“Folks,” Bert said, turning to the group gathered around Big John, “These are a couple of those neat locals I was telling you about. Emily wrote that story for the local paper. Vicky’s boyfriend made that presentation saber I got last winter, and Vicky did the engraving and scrimshaw on the ulu with the whale hunting scene Laura has.”

“That was your work?” a man said, obviously impressed. “That’s just plain gorgeous.”

“Thanks,” Vicky grinned, genuinely pleased at the praise. “It really was intended more as a practice piece to pick up some new techniques, but I spent several pleasant hours doing it and thought it came out real well myself.” She’d never expected to have Jason sell it, let alone for $450, and he let her keep the money. Not a bad deal for a blade blank she’d rescued from his scrap bin.

“I don’t know how she does it,” Emily smiled. “I can hardly write my name.”

“With a pen, maybe,” Bert smiled. “You sure did a good job with that story. We were getting some static until that story came out, but it’s pretty well died out except for that Hershberger woman.”

“It’ll probably die out from her the next time one of the dairy farms has a manure spill,” she smiled. “That’ll give her something new to complain about. But anyway, I was a little surprised to see you had Big John out. I don’t know where you’d find pumpkins this time of year.”

“I wouldn’t know either,” Bert grinned. “I found a wad of cantaloupe at the store that were pretty crappy, so we thought we’d have a little fun before we get to work.”

“Work? What on?”

“I came across a Legion post that had a 155 Long Tom sitting out in front. Really sad shape, all rusted to hell, a real eyesore. It’s beyond real restoration, and some idiot welded the breech again anyway, but we think we can clean it up enough to make a fairly decent static showpiece, maybe even better than the 105.”

“Boy, you don’t quit, do you?” Emily laughed.

“No,” the tall man laughed. “Not really. I mean, what’s the point of being crazy if you can’t enjoy it? I suppose you want to see us launch a cantaloupe or two.”

“Sure, it’s got to be pretty wild,” Vicky smiled. “I can’t imagine what it would look like.”

It wasn’t quite as simple as it looked. The twin A’s were support for a long arm that stood straight up from a horizontal shaft at the top of the A-frames – it was quite a bit higher, maybe thirty feet in the air. The other end of the arm hung straight down, to a box that proved to be filled with heavy weights. “It’s all gravity powered,” Bert explained. “There’s about 1500 pounds of iron there.”

It took a while to get it cocked; a winch was needed to crank the long end of the arm down to where it was nearly horizontal. When it was there, a cantaloupe was placed in sort of a sling in the end. “You always stand well off to one side,” Bert explained. “With that much weight swinging you’re never totally sure what’s going to happen, although it’s never gotten away from us yet. Emily, would you like to fire it?”

“Sure,” she grinned. “What do I have to do?”

“Just yank this rope when I tell you to,” he replied, pointing to a rope that connected to the trigger mechanism. “It’ll be a minute before we get everyone back.” He looked around. “Clear the range!” he yelled, although it seemed like everyone was well back. “Ready on the left, ready on the right,” he continued. He dropped his voice and said, “OK, Emily, get set, let it go when I shout ‘fire in the hole,’” then more loudly he yelled, “Three, two, one, fire in the hole!”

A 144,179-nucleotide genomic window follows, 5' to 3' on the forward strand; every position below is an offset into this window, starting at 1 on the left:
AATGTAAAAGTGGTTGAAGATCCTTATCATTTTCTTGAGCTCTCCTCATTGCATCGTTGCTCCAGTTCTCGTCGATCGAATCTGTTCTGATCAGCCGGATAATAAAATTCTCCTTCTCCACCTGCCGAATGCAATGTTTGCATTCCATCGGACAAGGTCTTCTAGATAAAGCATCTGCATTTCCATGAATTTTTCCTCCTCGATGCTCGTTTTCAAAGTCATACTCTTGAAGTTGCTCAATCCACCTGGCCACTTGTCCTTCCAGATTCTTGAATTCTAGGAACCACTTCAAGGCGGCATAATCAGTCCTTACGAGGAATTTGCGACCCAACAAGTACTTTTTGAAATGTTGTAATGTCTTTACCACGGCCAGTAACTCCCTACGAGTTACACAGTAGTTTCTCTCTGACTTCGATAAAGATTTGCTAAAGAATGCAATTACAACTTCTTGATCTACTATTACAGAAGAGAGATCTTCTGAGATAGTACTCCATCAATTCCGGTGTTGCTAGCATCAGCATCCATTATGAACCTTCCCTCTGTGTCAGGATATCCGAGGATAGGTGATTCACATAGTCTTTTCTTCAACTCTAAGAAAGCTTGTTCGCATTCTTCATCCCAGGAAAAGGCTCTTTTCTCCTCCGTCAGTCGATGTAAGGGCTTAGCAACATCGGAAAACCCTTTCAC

A little unsure of what to expect, Emily yanked the rope. There was a metallic snap, not loud, when the trigger released. In a manner she could only call ‘stately’ the weight box dropped and the long arm swung around. As it neared the top of its arc the cantaloupe came out of the sling – she couldn’t quite see how – and arced high into the blue spring sky, a light brown dot that got smaller and smaller as it headed toward a gravel pit in the near distance. She’d almost lost sight of it when it gave a spectacular splat when it hit. She looked back, to see the long arm swinging back and forth letting the rest of its motion come to a stop, making the A-frames rock wildly. “Yeah!” she beamed. “That’s pretty cool!”

“It gets habit forming,” he laughed. “It’s hard to believe a contraption that would work at all, but it does. This one really is nothing – there’s a guy down in Texas who has a really big one, and he launches cars with it.”

“Now that,” Vicky laughed, “Would be cool!”

“Good God,” Emily shook her head. “I can just hear Lynnette Hershberger now!”

“I’ve thought about building a pretty big one myself,” Bert laughed. “Maybe not that big, maybe pianos or something. But that’s up the road a piece; you can’t do everything at once. Vicky, you like to try one?”

“Wild horses couldn’t drag me away,” she laughed.

They were an hour or more behind where they intended to be when they finally got out of Malvern Hill and back on the road, but they didn’t consider a minute of it wasted. Bert invited them to come out next Sunday afternoon and bring Jason and Kevin; Bert hoped to have the second Napoleon there, and if it checked out OK, they might try a little battery firing. “I’m not real sure how bad I want to do that,” Emily smiled. “Kevin’s over making knives with Jason and Vicky half the time now; I can see him spending the other half of his time out here sandblasting a cannon or something.”

“That’s how it’s done,” Bert laughed. “First you get them interested, then you rope them in.”